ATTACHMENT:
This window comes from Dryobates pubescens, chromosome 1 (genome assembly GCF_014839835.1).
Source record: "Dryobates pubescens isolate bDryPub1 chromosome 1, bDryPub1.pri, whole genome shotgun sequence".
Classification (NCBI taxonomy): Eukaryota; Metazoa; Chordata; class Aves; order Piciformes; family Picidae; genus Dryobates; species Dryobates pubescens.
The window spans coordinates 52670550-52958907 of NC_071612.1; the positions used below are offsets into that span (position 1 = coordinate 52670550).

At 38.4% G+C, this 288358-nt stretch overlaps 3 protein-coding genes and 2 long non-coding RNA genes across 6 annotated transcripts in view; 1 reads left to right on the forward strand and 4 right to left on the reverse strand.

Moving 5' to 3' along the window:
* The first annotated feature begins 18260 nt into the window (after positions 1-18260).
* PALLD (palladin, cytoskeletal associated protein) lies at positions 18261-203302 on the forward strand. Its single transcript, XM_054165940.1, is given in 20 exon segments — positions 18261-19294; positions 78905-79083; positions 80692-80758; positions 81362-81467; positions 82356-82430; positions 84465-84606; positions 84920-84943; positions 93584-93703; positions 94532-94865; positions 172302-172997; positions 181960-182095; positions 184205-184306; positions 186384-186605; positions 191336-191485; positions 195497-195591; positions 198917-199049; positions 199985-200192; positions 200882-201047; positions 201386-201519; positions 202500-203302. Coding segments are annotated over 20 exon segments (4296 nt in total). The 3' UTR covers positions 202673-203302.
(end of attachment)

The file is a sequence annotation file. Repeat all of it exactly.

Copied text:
This window comes from Dryobates pubescens, chromosome 1 (genome assembly GCF_014839835.1).
Source record: "Dryobates pubescens isolate bDryPub1 chromosome 1, bDryPub1.pri, whole genome shotgun sequence".
Classification (NCBI taxonomy): Eukaryota; Metazoa; Chordata; class Aves; order Piciformes; family Picidae; genus Dryobates; species Dryobates pubescens.
The window spans coordinates 52670550-52958907 of NC_071612.1; the positions used below are offsets into that span (position 1 = coordinate 52670550).

At 38.4% G+C, this 288358-nt stretch overlaps 3 protein-coding genes and 2 long non-coding RNA genes across 6 annotated transcripts in view; 1 reads left to right on the forward strand and 4 right to left on the reverse strand.

Moving 5' to 3' along the window:
* The first annotated feature begins 18260 nt into the window (after positions 1-18260).
* PALLD (palladin, cytoskeletal associated protein) lies at positions 18261-203302 on the forward strand. Its single transcript, XM_054165940.1, is given in 20 exon segments — positions 18261-19294; positions 78905-79083; positions 80692-80758; positions 81362-81467; positions 82356-82430; positions 84465-84606; positions 84920-84943; positions 93584-93703; positions 94532-94865; positions 172302-172997; positions 181960-182095; positions 184205-184306; positions 186384-186605; positions 191336-191485; positions 195497-195591; positions 198917-199049; positions 199985-200192; positions 200882-201047; positions 201386-201519; positions 202500-203302. Coding segments are annotated over 20 exon segments (4296 nt in total). The 3' UTR covers positions 202673-203302.